Ensure productivity and profitability on the jobsite by following these guidelines
by Troy Kingan
October 29, 2015

Getting the most from concrete dowel-pin drills goes beyond proper operation and maintenance. A key to maximizing drill performance, controlling costs and extending machine life is proper long-term storage.

Following the dowel-pin drill manufacturer’s storage recommendations can help prevent rust that impacts equipment performance, leads to costly downtime and shortens drill life span.

Consider the following five tips when storing dowel-pin drills for long periods of time, which is generally defined as 60 days or more.

1. Retract all cylinders.
Move all feed and lift cylinders to the retracted position. Retracting the cylinders will prevent the rods from rusting and collecting dust, which damages the cylinder rod seals.  

2. Add oil to each drill.
Loosen and remove the air line located at the top of each drill. Pour a capful of oil directly into the air supply line. Reattach and tighten the air supply lines. Turn the main air supply on and then turn each drill valve on for one to two seconds. This will coat the inner parts of the rock drill with oil, preventing rust from forming and seizing up the inner parts of the rock drill while not in use.

3. Lubricate air motors.
Self–propelled drill units are driven by three air motors. Air motors are commonly replaced due to them seizing up from rust inside the motor. To prevent this, remove the air supply line and pour a pint of rock drill oil directly into the line. Reattach the air supply line to the motor and then tighten.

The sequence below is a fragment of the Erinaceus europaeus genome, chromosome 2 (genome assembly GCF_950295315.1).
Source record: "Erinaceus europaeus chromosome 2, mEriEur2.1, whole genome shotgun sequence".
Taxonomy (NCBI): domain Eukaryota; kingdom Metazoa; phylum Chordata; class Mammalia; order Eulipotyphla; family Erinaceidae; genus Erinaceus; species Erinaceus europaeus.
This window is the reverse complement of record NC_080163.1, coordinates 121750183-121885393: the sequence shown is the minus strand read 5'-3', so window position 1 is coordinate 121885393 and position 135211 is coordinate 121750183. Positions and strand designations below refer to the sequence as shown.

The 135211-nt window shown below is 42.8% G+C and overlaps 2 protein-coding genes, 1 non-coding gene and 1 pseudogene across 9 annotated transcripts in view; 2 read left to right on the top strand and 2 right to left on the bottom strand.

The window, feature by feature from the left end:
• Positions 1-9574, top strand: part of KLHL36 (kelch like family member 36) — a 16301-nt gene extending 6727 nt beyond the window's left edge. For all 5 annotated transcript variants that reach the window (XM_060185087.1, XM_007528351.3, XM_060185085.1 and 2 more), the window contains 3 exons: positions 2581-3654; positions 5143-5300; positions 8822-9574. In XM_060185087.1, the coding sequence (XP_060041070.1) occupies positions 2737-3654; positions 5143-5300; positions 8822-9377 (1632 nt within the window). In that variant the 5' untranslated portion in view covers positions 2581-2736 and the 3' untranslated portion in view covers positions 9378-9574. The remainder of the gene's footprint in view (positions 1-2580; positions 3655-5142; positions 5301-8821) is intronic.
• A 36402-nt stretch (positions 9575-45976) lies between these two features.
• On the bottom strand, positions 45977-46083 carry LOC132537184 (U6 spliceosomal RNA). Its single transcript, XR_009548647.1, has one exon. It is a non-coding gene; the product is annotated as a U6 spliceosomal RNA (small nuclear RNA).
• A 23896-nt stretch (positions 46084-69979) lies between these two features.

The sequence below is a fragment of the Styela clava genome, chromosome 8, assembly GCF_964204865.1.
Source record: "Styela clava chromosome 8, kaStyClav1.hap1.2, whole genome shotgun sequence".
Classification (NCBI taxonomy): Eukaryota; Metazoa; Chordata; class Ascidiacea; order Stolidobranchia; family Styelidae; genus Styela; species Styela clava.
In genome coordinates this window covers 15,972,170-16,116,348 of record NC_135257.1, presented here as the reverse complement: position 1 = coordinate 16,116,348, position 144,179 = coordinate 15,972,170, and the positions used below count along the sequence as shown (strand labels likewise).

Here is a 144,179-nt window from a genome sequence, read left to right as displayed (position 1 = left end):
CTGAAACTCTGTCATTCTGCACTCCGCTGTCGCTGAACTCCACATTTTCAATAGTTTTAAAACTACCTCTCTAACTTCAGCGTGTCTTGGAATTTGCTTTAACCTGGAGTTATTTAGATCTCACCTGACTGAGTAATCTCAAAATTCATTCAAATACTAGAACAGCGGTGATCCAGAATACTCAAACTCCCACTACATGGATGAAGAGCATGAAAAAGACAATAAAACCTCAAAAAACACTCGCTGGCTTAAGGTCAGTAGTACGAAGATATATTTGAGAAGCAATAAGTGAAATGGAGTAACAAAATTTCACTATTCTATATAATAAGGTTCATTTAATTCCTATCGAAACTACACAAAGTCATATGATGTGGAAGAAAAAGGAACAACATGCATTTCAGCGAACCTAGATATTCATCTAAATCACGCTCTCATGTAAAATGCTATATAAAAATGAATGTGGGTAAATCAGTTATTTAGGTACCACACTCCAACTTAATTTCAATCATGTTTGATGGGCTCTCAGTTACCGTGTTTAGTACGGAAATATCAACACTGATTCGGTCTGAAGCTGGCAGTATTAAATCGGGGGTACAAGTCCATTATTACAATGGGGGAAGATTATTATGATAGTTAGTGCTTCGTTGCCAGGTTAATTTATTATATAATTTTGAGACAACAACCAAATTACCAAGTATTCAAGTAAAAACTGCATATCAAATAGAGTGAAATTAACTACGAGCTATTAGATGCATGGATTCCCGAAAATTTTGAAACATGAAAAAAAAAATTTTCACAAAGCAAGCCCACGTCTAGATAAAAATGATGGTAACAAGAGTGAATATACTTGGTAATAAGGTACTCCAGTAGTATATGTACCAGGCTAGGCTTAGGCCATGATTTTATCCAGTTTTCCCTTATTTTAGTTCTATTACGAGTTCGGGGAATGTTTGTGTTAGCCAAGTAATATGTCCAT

Once you are sure the line is tight, turn on the main air supply and drive the unit forward five feet and then backward five feet. Repeat this step. This will cause the pint of rock drill oil to completely coat the inside of the air motor, which will prevent rust while the unit is not in use.

4. Turn down exhaust deflectors.
Make sure that all exhaust deflectors are in the down-facing position to eliminate water collecting in the rock drill. Water collecting in the exhaust deflector will eventually make its way into the rock drill itself and lead to rust, causing the rock drill to seize.

5. Top off the oil reservoir.
Fill the oil reservoir with rock drill oil. This will eliminate the possibility of rust forming on the interior of the reservoir.

By considering these five tips, companies can help ensure that their dowel-pin drills are ready to drive productivity and profitability when removed from long-term storage. It is important to understand that these are general guidelines from Minnich Manufacturing. Companies should always follow storage recommendations from the manufacturer of their specific drills.

This is the second in a two-part series on dowel-pin maintenance and selection. Click here to read Part 1: 3 Ways to Get the Most From Your Dowel-Pin Drills